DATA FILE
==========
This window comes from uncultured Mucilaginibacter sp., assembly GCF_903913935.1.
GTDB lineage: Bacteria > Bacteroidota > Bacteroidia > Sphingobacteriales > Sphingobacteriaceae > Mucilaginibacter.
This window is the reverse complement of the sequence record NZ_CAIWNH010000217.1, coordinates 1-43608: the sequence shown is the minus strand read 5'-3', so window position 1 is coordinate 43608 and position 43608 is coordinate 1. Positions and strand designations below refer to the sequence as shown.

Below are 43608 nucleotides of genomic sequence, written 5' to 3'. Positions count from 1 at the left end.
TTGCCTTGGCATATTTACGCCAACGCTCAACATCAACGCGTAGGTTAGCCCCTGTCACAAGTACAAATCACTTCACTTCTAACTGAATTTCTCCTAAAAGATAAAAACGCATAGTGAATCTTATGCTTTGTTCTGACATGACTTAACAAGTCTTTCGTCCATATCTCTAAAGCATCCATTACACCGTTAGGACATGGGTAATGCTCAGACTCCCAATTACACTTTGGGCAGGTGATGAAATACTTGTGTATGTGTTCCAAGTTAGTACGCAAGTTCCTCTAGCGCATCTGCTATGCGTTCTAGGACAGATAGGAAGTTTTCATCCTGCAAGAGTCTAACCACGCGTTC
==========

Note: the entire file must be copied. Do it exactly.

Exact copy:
This window comes from uncultured Mucilaginibacter sp., assembly GCF_903913935.1.
GTDB lineage: Bacteria > Bacteroidota > Bacteroidia > Sphingobacteriales > Sphingobacteriaceae > Mucilaginibacter.
This window is the reverse complement of the sequence record NZ_CAIWNH010000217.1, coordinates 1-43608: the sequence shown is the minus strand read 5'-3', so window position 1 is coordinate 43608 and position 43608 is coordinate 1. Positions and strand designations below refer to the sequence as shown.

Below are 43608 nucleotides of genomic sequence, written 5' to 3'. Positions count from 1 at the left end.
TTGCCTTGGCATATTTACGCCAACGCTCAACATCAACGCGTAGGTTAGCCCCTGTCACAAGTACAAATCACTTCACTTCTAACTGAATTTCTCCTAAAAGATAAAAACGCATAGTGAATCTTATGCTTTGTTCTGACATGACTTAACAAGTCTTTCGTCCATATCTCTAAAGCATCCATTACACCGTTAGGACATGGGTAATGCTCAGACTCCCAATTACACTTTGGGCAGGTGATGAAATACTTGTGTATGTGTTCCAAGTTAGTACGCAAGTTCCTCTAGCGCATCTGCTATGCGTTCTAGGACAGATAGGAAGTTTTCATCCTGCAAGAGTCTAACCACGCGTTC